We tend, actually, to group our environmental concerns under the term ‘sustainability’, but I didn’t want to wait until then to write about them. (I note, too, that when I wrote about Environment last year I meant it in quite a difference way.) In my mind, my environmental position has four aspects, one for each of the four most commonly cited Testimonies: Truth, Equality, Peace, and Simplicity.
The first step on a journey to sustainability is to care about, find out about, and support further research into the Truth about the situation. This is composed of the many truths which scientists establish by observation and experiment. If you’re not familiar with this body of work, I recommend starting with NASA’s page of evidence. In a world in which some people have not yet faced up to this evidence, are in denial about it, or just not sure what to think (or think that a snow storm in Yorkshire in January is somehow evidence that the polar ice caps can’t be shrinking or the globe getting warmer overall), it’s important to be clear about the facts: climate change is happening and human beings bear responsibility.
In responding to climate change, some people’s first instinct is to look after themselves. I’ve seen Transition Towns groups (generally a good idea) who wanted to only include the middle-class part of town. I’ve heard it said that because climate change will cause starvation in other parts of the world, we should tighten up our asylum laws and make sure we don’t accept too many refugees. I’ve heard a lot of people propose what the rest of the world should do about climate change (‘it’s no good unless the Chinese shut down their factories’, ‘we need to educate Africans so they don’t have so many children’).
I think, however, that in we need to hold on to our ideal of Equality – front and centre, even when facing the potential disaster that is climate change. We need to look at what we can do, as individuals and as communities: whole communities, for preference. We are actually all interdependent, and we need people to stack our shelves and people to study geology (to pick two jobs recently in the news). We need hairdressers and telephone sanitizers. We need politicians, too. I find it sometimes helps to hold my elected representatives in the Light while I write to them.
I’ve already hinted, I think, at how a commitment to sustainability will need us also to be committed to Peace. We will need to create peace in our communities if we are to work together, and the conditions created by climate change may lead to outright war over resources if we are not careful. Using those resources wisely, and being seen to share them fairly, will help, but it may need more than that. It worries me that even my Quaker community struggles with conflict (I’m not worried about us having conflict, there are always going to be misunderstandings and personality clashes, but that we struggle to handle it constructively). No wonder the wider community can’t cope!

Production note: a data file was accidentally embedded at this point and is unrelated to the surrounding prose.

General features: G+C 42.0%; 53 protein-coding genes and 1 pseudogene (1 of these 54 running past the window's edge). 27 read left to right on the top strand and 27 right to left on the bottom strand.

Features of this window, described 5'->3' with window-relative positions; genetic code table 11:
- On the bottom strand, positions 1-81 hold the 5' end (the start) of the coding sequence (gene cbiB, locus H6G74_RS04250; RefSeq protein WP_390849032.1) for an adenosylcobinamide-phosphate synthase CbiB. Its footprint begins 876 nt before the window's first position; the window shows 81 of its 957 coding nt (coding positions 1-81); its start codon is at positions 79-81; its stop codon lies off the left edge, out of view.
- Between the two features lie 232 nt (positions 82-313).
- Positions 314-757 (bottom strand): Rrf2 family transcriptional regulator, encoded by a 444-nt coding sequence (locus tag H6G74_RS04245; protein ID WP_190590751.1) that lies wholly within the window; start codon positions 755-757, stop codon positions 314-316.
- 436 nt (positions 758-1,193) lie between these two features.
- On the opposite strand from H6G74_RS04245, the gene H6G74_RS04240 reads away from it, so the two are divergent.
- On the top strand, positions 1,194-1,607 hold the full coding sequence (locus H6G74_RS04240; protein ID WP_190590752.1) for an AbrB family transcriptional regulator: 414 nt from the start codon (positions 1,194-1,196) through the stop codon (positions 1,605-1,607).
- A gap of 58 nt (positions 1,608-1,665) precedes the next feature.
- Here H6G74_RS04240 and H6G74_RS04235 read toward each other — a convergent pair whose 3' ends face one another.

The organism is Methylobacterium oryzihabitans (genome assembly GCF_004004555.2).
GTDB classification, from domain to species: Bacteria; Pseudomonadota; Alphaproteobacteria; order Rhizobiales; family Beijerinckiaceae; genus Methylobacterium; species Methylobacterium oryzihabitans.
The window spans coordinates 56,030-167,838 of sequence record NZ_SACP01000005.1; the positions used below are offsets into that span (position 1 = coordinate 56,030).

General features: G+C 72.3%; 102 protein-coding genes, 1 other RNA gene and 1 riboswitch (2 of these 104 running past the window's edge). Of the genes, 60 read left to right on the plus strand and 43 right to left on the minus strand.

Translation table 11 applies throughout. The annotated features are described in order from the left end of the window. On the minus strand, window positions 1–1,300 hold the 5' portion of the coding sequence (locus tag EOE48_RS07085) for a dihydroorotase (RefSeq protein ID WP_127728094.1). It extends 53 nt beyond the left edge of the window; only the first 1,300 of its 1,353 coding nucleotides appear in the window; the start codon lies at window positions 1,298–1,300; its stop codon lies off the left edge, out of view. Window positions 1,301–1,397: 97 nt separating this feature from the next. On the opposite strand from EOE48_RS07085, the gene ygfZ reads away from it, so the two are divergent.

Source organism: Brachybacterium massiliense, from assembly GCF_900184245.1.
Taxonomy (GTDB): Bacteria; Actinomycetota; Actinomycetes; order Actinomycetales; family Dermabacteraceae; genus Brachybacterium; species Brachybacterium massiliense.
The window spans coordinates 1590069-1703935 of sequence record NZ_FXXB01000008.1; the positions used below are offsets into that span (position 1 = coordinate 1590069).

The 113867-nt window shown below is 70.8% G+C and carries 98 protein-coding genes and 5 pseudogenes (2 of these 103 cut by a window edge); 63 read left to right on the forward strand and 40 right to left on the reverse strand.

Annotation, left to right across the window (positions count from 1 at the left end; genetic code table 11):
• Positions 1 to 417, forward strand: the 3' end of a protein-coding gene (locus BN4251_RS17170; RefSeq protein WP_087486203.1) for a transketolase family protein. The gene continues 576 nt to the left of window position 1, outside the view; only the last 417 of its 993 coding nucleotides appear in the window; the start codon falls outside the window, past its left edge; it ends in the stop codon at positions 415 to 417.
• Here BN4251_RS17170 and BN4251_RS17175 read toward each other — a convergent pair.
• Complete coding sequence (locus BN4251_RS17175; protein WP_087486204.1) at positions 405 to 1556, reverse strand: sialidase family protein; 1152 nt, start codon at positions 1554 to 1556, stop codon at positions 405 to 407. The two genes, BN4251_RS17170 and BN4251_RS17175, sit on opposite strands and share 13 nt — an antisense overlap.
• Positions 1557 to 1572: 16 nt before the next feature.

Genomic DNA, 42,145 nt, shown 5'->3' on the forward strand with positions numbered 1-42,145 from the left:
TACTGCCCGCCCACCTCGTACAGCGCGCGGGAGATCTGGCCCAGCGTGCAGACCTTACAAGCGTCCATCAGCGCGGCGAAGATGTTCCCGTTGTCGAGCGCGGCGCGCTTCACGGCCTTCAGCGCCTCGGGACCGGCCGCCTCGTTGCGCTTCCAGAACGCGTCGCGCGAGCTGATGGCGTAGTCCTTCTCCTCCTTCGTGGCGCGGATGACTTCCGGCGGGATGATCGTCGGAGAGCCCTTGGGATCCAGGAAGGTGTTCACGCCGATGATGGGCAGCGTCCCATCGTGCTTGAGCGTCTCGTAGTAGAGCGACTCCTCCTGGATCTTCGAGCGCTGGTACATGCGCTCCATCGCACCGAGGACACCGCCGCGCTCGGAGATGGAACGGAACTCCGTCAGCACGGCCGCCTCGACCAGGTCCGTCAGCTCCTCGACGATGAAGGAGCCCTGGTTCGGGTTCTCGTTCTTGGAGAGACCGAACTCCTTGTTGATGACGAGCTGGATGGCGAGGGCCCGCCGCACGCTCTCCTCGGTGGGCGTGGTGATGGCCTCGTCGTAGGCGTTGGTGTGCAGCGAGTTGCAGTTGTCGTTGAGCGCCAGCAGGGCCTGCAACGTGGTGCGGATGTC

Finally, Simplicity is perhaps the Testimony which people most readily connect with our Sustainability Testimony. Living a simple life goes along with trying to live in a more environmentally friendly way… except when it doesn’t. Don’t get me wrong, I think that often it does. Downsizing can be a move towards sustainable living (but remember, speaking, as we were a few paragraph ago, of equality, that not everyone can downsize and some people urgently need to upsize). Being focussed on what is important in life can lead to more sustainable living. Refusing to buy things to keep up with the Jones family next door can lead to keeping your life within a more reasonable carbon footprint. Going vegan or ordering an organic vegetable box (oh, the middle-class privilege!) can make life simpler and also be in line with environmental commitments.
I’m not sure, though, that fitting solar panels is simpler. It’s probably a good idea if you own a suitable roof, and it’s a very visible green statement. It’s complicated, though – researching the options and deciding what to do, the science and construction of the panels themselves, studies of shade and light to see how well your roof will do. Once you’ve got them, the electricity bills get more complex, too. Actually, a lot of things in this example can be generalised: it’s complicated to work out how to eat in the most sustainable way possible (fairtrade or organic? local supermarket, deliveries, home grown? Tetrapak or plastic bottle?), let alone buy anything else (new book already in this country or a second hand copy posted from the USA? DVD or cinema ticket? will my granny cope with my idea of a green present?). The things we buy are themselves complicated (parts made in many places, and usually travelled all over the country if not the world).
I’ve sometimes wondered whether the simplest things will last longest – setting aside foodstuffs, tools with fewer moving parts are easier to repair and maintain. The problem is that some complicated things are really useful. But if simplicity is ‘not having anything extraneous to your purpose’ rather than ‘the absence of complexity’, we might be allowed to keep our laptops and our solar panels while we are using them and source them responsibly.